I have had these straight leg jeans by Gap for a while. They are well cut, at least for a high waisted pair probably made in the 1980s, with the right sized back pockets placed at the right height. Just begging for being played around with like it's the 1970s...

What has so far stopped me from wearing them - besides the fact that they make me feel chunky from the waist down, which I'm not - are the high waist, the retro light mid-blue colour ('potty blue' as I call it), and the overly clean finish - just the reasons why I had to give them a go yesterday.

I still get a rash from the thought of wearing jeans the 1980s way, so I just gave the outfits a clean 1970s base style, and let the colour(s) do the job of making them look fresh enough for this season.

A safer choice would be a pair of flared jeans, whether bright or greyish blue retro hued mid-wash or indigo is up to you. 

The greater the flare, the stronger the 1970s theme. I decided it would be unfair not to stick with this pair as I didn't want to play it safe or to aim for a total 1970s look, not to mention the fact that these very jeans inspired the outfit.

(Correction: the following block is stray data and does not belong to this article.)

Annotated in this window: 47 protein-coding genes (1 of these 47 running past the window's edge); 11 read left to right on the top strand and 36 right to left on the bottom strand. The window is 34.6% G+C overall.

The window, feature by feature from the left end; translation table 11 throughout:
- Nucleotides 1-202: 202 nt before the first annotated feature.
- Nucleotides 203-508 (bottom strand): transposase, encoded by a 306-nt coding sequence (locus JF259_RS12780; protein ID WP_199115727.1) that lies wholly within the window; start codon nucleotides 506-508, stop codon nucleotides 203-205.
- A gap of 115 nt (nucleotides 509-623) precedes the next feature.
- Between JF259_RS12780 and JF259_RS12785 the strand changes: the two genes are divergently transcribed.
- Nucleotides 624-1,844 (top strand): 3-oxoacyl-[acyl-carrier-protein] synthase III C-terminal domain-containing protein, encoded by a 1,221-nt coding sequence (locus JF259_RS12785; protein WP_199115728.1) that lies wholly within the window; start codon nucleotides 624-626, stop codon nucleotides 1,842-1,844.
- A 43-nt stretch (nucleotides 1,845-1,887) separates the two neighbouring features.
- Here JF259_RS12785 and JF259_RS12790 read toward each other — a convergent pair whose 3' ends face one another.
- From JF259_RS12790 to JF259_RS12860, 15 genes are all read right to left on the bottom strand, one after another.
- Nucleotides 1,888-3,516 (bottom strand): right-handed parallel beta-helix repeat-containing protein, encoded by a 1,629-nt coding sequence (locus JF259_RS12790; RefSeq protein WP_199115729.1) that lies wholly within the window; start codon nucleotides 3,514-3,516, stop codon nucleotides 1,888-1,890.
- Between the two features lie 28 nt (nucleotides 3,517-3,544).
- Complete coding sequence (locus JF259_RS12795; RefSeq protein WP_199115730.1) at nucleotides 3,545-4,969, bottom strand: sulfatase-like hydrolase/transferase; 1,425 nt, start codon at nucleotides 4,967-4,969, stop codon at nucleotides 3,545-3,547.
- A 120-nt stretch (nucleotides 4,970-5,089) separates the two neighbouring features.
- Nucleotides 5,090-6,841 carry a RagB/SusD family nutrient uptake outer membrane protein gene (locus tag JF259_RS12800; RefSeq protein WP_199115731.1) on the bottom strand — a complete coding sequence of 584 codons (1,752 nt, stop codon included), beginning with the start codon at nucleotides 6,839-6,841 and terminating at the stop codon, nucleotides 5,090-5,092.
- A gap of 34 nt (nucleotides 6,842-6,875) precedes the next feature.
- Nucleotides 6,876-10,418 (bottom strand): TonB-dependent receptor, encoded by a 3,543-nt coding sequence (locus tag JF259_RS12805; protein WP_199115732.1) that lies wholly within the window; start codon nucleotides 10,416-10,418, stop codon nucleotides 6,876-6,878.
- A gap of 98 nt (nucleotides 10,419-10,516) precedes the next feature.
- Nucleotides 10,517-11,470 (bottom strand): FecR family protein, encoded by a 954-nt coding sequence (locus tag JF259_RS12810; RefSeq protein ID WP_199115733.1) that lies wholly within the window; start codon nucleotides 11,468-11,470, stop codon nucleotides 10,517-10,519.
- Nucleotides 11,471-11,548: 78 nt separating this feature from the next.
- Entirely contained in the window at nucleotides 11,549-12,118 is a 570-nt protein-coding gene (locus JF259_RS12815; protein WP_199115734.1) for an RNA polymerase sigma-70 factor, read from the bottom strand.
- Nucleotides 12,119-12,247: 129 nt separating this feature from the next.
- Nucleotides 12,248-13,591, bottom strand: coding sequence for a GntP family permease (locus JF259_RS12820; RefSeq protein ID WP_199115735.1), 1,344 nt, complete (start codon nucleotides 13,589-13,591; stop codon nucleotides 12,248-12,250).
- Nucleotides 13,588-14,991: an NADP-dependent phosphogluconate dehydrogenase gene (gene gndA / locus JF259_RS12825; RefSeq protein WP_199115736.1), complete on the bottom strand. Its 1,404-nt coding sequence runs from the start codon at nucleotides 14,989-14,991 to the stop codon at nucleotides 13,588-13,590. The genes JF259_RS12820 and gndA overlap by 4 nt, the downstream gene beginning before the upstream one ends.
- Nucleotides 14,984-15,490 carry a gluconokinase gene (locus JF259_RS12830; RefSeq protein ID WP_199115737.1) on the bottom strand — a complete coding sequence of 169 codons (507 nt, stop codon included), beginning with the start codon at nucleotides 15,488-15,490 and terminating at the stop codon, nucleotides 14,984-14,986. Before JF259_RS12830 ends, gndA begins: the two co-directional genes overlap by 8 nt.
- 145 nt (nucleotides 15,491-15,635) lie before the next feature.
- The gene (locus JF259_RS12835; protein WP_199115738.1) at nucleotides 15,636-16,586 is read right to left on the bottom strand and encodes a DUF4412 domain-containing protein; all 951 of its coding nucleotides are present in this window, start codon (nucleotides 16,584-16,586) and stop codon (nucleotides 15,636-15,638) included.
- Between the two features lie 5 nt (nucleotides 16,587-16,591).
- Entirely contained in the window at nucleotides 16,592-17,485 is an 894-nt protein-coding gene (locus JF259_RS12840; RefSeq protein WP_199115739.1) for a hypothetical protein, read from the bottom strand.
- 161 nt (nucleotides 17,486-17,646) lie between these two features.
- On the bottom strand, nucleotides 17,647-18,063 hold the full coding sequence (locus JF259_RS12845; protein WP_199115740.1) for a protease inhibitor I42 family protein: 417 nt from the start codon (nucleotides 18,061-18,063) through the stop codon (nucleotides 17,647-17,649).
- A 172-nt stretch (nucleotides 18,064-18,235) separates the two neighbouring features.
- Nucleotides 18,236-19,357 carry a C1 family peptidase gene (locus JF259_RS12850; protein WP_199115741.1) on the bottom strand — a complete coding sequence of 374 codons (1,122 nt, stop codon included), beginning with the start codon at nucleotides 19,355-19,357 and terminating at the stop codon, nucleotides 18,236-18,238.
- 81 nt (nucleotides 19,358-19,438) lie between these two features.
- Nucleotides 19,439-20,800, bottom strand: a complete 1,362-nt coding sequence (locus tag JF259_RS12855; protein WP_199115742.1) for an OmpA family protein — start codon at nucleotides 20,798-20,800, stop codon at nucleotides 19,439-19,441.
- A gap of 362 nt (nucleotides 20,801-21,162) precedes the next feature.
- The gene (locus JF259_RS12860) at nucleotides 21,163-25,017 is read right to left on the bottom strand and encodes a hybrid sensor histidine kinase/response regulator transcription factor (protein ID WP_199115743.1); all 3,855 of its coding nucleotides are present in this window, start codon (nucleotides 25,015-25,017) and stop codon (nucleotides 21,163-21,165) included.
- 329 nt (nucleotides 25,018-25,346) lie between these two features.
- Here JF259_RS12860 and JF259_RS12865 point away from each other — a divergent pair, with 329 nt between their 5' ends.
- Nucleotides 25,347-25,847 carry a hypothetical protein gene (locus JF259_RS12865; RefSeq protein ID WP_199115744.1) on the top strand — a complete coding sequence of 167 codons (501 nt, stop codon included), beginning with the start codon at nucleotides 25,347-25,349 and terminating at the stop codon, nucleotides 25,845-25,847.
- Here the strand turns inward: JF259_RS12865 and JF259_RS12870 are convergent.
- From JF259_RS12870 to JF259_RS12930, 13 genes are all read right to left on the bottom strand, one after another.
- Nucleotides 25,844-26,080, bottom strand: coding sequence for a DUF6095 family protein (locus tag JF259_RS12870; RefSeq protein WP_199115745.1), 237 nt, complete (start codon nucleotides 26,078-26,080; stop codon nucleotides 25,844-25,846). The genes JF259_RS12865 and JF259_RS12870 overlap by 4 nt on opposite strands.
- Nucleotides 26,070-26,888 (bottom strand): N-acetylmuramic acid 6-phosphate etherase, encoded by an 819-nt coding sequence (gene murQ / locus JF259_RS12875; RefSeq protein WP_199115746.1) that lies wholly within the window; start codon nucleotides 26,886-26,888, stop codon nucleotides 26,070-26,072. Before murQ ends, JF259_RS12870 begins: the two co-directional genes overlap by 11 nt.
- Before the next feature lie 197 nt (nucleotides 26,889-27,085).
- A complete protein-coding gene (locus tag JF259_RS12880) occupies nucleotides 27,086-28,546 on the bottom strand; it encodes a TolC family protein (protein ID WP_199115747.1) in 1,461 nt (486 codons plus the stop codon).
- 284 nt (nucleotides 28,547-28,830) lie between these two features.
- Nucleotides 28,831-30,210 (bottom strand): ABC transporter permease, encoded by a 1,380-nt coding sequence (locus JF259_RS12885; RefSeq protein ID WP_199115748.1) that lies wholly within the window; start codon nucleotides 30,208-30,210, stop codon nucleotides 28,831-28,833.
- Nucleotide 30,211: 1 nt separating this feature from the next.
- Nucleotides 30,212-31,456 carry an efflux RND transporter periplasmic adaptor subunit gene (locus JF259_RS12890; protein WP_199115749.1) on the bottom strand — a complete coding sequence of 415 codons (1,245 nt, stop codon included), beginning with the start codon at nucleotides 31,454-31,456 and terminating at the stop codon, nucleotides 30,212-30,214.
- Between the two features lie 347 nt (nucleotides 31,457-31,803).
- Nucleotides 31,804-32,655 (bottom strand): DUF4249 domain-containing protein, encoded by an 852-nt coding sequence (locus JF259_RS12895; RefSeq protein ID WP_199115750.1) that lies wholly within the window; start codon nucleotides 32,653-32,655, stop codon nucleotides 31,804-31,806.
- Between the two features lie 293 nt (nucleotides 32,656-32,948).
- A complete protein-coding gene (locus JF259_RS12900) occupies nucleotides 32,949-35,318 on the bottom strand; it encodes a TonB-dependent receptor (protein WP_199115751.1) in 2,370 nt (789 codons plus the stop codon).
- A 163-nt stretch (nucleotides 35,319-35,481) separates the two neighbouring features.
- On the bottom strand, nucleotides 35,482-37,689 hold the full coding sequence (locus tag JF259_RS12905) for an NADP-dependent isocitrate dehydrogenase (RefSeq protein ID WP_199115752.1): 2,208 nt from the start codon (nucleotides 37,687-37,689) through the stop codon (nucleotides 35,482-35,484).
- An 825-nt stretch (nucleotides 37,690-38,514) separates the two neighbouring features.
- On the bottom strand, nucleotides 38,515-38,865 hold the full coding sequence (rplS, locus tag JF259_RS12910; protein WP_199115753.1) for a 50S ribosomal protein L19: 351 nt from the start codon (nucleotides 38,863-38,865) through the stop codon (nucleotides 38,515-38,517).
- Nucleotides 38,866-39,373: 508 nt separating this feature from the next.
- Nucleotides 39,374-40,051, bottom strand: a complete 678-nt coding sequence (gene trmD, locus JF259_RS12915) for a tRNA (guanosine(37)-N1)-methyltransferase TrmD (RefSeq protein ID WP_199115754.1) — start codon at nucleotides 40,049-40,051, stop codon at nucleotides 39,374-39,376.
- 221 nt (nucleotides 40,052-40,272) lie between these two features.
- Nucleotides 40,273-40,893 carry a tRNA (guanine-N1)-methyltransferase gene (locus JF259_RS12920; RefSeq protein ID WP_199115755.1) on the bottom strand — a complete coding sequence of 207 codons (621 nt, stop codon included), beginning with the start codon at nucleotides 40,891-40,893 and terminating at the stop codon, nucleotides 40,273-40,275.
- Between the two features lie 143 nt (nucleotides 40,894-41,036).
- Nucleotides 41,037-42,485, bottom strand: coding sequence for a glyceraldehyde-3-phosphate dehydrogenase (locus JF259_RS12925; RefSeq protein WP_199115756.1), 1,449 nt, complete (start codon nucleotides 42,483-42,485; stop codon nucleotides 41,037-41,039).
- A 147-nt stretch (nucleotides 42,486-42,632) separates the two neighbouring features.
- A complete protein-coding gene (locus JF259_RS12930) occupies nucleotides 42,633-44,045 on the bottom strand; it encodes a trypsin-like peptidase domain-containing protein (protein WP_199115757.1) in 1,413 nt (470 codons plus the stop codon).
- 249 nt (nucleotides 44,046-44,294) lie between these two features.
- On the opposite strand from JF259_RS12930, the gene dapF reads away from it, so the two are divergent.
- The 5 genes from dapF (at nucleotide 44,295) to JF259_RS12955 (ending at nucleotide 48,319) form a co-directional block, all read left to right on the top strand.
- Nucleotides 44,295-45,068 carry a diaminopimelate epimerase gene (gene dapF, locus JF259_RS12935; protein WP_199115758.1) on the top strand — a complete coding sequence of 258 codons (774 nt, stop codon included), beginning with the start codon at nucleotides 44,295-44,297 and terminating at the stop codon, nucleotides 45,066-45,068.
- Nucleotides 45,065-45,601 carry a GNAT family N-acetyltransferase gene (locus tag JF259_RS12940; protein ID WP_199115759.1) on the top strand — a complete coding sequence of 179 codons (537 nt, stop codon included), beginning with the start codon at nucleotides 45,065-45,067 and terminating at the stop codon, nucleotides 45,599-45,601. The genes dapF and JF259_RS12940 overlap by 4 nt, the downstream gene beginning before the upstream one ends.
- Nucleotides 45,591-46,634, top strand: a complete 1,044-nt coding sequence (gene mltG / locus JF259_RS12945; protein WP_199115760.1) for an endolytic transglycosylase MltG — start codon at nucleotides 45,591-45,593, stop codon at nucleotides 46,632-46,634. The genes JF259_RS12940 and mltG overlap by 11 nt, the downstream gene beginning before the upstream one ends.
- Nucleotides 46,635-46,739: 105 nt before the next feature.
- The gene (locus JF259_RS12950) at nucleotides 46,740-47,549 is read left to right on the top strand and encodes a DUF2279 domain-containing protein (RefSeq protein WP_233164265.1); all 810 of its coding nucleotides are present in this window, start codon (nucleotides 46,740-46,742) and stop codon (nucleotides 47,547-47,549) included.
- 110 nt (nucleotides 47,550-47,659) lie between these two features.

jeans: Gap, shirt: Pacific Girl, belt: charity shop, wooden bracelet, bead and bone bracelet:
Mum's old stuff and a gift, fine velvet tie: found around the house, sunglasses: no idea, bag:
old family throwaway from the 1970s, leather and suede sandals: Zara

When searching for the right shoes, I suggest you choose heels, not wedges - again, the wider the flare, the chunkier the heels should be to get the balance right. Platforms are ideal for sandals, heeled loafers or boots, whichever you prefer. Here, you can be as seventies as you dare to be.

All items as before, velvet blazer: vintage

Cream leather bag: vintage, purple bag: original Seventies disco bag
heeled fringe loafers, ankle strap sandals: both Zara

The daywear jacket is a plain and timeless one, while the deep purple velvet piece is old kidswear I guess, in and out of style for the past century. If you happen to own one of those, remember Tom Ford's velvet suits and tuxes designed for Gucci around 1996 (pictured below), and hold on to yours.

Ooh, the fun.

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